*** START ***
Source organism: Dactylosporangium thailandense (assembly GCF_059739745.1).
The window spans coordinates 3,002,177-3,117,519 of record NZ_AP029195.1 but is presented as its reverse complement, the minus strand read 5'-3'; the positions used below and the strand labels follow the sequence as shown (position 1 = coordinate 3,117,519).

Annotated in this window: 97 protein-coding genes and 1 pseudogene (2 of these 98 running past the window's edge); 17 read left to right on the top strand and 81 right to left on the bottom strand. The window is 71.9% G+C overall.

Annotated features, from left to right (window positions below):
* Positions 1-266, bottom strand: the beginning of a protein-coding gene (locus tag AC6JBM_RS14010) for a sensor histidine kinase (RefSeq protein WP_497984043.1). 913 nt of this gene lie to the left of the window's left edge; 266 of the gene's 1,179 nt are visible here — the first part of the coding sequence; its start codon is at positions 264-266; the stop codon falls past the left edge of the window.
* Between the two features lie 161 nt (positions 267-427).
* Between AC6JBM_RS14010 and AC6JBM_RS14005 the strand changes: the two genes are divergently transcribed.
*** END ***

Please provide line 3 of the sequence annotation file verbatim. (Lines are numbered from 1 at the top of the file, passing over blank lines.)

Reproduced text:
Annotated in this window: 97 protein-coding genes and 1 pseudogene (2 of these 98 running past the window's edge); 17 read left to right on the top strand and 81 right to left on the bottom strand. The window is 71.9% G+C overall.